Typical stepped gables

The Flanders Hotel is posher than our usual hotel. We would not be staying here but for the reservation being part of an out-of-season package. We registered and went to our room which is small but quite pleasant.

Canals are a picturesque feature of Bruges
Canals are a picturesque feature of Bruges

We had a little rest, then set out on an exploratory tour of the town. Bruges is very picturesque and succeeding generations have taken pride in it and sought to maintain and enhance its beauty.

Flanders is famous for its intricately patterned lace
Flanders is famous for its intricately patterned lace

Because Flemish is spoken here, I would be at a loss here, not knowing anything of the language, except for an interesting and significant fact, namely that English is so widely spoken as to be almost considered a local language. So far, every native person we have met has spoken English fluently. Note too that the accent is, for the most part British and not American.

The elaborately styled stadhuis or town hall
The elaborately styled stadhuis or town hall

The reasons for this unusual linguistic phenomenon (which nevertheless reminds us of the similar widespread use of English in the Netherlands) include tourism and the presence in Brussels of the European Parliament and its associated institutions for all of whom English is the lingua franca.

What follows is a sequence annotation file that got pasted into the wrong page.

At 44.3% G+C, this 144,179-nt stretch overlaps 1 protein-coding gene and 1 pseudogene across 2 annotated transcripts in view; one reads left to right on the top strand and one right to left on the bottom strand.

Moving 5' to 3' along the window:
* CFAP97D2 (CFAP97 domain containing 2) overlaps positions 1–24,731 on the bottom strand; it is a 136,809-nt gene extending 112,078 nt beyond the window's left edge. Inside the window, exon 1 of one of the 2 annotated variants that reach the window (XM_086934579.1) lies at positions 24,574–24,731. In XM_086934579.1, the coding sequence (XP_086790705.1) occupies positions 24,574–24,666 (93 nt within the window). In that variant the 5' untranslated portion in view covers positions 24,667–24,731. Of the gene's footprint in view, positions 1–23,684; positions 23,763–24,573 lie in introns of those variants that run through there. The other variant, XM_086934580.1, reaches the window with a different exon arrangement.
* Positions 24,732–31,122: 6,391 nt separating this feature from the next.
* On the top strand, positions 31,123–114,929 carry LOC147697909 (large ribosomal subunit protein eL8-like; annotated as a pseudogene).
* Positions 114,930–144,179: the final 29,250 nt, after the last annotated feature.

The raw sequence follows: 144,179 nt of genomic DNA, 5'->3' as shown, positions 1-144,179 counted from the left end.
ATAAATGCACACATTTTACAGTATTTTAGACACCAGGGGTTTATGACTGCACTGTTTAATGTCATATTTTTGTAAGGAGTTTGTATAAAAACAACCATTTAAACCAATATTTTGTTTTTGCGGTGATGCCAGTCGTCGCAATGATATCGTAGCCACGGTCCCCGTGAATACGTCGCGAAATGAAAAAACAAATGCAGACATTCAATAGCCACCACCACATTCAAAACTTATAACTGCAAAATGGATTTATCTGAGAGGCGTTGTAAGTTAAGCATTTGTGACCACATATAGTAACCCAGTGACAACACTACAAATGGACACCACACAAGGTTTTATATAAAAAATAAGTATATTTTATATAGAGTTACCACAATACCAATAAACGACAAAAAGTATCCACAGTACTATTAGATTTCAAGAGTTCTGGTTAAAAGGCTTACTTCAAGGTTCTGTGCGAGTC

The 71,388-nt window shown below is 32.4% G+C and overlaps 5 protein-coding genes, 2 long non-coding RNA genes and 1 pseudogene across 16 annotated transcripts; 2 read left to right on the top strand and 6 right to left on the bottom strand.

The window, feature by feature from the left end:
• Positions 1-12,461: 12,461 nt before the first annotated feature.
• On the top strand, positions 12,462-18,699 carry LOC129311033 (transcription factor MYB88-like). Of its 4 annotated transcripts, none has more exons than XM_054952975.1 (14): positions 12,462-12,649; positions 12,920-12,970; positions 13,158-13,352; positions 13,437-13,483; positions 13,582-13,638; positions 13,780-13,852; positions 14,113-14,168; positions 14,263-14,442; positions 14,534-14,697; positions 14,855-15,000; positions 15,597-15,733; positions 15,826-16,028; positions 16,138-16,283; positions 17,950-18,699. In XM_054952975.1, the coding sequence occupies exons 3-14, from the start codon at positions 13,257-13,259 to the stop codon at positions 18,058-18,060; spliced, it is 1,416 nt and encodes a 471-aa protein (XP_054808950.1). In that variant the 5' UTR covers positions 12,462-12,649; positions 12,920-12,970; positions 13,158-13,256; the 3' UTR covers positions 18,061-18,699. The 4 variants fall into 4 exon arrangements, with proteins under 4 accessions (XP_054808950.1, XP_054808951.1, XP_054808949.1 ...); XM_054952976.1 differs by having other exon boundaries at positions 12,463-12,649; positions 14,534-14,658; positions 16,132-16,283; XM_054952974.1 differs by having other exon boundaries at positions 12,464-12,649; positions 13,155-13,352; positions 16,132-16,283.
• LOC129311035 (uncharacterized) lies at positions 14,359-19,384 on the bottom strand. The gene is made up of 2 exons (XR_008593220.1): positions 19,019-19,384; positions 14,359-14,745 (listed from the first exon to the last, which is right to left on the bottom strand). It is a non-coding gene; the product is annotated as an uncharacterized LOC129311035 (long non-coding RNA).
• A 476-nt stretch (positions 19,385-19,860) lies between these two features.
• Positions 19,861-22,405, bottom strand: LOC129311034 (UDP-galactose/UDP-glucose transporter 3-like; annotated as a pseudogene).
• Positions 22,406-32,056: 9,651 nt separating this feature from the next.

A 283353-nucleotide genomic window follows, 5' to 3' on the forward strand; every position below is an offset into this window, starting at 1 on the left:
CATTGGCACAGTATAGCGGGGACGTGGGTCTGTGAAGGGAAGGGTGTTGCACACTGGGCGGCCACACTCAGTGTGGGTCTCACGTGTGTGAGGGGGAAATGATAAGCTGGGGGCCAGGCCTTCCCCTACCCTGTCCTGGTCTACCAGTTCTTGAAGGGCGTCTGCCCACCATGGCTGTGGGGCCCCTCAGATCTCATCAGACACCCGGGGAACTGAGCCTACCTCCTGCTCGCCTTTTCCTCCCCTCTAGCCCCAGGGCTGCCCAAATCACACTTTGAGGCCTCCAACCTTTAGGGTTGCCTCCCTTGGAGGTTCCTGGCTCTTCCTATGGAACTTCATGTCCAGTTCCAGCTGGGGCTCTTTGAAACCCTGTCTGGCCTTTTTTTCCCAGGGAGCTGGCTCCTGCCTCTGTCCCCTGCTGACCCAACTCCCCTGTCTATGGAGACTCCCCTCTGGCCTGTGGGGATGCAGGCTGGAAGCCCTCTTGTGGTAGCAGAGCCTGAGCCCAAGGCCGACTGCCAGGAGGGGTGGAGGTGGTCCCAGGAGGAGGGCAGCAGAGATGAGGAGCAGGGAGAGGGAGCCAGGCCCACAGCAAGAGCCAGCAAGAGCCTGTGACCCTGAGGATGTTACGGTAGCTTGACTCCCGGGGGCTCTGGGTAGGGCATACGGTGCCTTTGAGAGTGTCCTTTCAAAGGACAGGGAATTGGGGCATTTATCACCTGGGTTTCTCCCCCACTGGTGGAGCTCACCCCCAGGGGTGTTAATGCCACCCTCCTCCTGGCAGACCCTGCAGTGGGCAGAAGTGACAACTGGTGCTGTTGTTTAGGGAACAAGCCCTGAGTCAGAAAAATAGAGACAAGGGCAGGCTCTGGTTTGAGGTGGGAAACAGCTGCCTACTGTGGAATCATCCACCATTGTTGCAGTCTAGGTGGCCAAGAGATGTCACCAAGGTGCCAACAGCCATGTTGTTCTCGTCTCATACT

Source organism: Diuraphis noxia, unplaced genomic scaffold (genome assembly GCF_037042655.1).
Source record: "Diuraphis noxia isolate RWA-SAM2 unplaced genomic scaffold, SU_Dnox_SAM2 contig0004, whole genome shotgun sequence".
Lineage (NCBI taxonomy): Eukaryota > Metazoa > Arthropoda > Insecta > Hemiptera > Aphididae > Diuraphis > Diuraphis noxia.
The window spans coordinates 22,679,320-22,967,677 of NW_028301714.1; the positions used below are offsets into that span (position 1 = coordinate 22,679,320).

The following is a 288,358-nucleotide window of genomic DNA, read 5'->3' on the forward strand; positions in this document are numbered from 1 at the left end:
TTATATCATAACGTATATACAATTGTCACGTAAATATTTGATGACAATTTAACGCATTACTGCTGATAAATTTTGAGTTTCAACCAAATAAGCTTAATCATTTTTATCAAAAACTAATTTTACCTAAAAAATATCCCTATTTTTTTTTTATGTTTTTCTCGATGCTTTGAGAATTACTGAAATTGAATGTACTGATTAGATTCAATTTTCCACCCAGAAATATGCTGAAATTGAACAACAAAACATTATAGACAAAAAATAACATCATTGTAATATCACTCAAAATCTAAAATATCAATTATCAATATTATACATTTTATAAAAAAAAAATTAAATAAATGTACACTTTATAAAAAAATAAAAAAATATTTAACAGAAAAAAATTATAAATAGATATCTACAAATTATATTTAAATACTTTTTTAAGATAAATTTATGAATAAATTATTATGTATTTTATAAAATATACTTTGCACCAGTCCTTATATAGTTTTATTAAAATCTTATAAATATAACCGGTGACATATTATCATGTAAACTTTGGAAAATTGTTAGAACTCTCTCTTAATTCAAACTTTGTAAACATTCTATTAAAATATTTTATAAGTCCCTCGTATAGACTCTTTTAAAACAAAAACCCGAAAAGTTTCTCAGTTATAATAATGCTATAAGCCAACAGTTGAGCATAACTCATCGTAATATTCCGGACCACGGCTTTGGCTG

Horse-drawn carriages are a good way to see the town
Horse-drawn carriages are a good way to see the town

Convenient and useful as this widespread competence in English is seen to be, concerns are being expressed about the degree to which the language, with its associated culture, is impinging on the Flemish language and culture. Official advice to those coming to live here is that they should learn Flemish but such "new Belgians" often complain that when they do try to speak the language, people answer them in English!

The Halles and Belfry
The Halles and Belfry